Third grade students in Greenvale waited with anticipation for a red trunk in their classrooms to be opened.
“I thought it would be clothing,” said student Nico Renza. What the children soon discovered in addition to brightly colored ponchos, the trunk was filled with artifacts from Oaxaca, Mexico that included musical instruments, games, cacao beans, money and a painted skull used to celebrate The Day of The Dead.
Classmate Anna Malinin said, “It was really interesting to see how different people live. I didn’t know they dye clothes with fruit.”
The word “Red” in Red Trunk stands for Respect Every Difference and students in both Greenvale and Anne Hutchinson School piloted the program. PNW BOCES partnered with the Red Trunk Project and helped design the lessons.
The message is resounding with Anne Hutch third-grader Kayleigh Geagan. “Everybody is different and it is good to learn about the difference.”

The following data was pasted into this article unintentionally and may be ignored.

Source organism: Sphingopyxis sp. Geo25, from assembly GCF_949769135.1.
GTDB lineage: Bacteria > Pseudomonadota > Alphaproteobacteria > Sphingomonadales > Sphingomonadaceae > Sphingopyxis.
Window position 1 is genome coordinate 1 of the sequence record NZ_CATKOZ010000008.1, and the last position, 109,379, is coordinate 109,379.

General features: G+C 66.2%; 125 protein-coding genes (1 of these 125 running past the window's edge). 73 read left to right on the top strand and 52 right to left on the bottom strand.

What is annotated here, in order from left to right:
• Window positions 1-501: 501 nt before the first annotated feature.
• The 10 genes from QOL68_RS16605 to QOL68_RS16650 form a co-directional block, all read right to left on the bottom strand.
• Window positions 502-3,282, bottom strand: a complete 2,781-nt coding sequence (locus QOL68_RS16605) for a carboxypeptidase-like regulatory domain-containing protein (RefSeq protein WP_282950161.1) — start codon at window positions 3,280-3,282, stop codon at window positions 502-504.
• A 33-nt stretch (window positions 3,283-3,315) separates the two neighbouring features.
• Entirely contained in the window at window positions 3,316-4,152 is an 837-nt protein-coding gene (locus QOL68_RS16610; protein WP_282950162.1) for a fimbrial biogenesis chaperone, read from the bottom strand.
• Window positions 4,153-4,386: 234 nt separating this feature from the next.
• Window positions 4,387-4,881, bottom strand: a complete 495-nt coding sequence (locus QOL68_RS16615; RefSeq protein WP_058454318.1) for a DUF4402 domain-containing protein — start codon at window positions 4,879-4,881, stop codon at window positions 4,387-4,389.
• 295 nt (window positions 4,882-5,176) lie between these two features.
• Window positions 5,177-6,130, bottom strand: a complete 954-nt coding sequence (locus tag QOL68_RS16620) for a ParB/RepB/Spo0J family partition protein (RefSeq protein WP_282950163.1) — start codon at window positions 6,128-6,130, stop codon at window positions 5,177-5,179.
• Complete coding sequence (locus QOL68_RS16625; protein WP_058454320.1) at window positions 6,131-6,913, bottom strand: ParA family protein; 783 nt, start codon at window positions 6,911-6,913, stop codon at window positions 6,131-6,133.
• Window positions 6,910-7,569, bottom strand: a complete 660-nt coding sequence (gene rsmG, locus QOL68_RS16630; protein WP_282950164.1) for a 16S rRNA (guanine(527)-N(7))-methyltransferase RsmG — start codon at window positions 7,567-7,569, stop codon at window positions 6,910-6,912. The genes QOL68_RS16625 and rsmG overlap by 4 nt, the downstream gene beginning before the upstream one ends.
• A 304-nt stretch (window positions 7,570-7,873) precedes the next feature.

“The Red Trunk Project connects students to cultures around the world in the most authentic way possible -- through the eyes and experiences of other children,” said Supervisor of Humanities, Susan Chester. Students also found out what everyone has in common is that they are different. “Learning that children from a far-away place are, in many ways, "just like me" encourages tolerance, builds empathy, and increases knowledge of the world outside of Eastchester,” said Chester.
Students also said they enjoyed learning about the past.
Eastchester would like to bring the Red Trunk Project to other classrooms next year.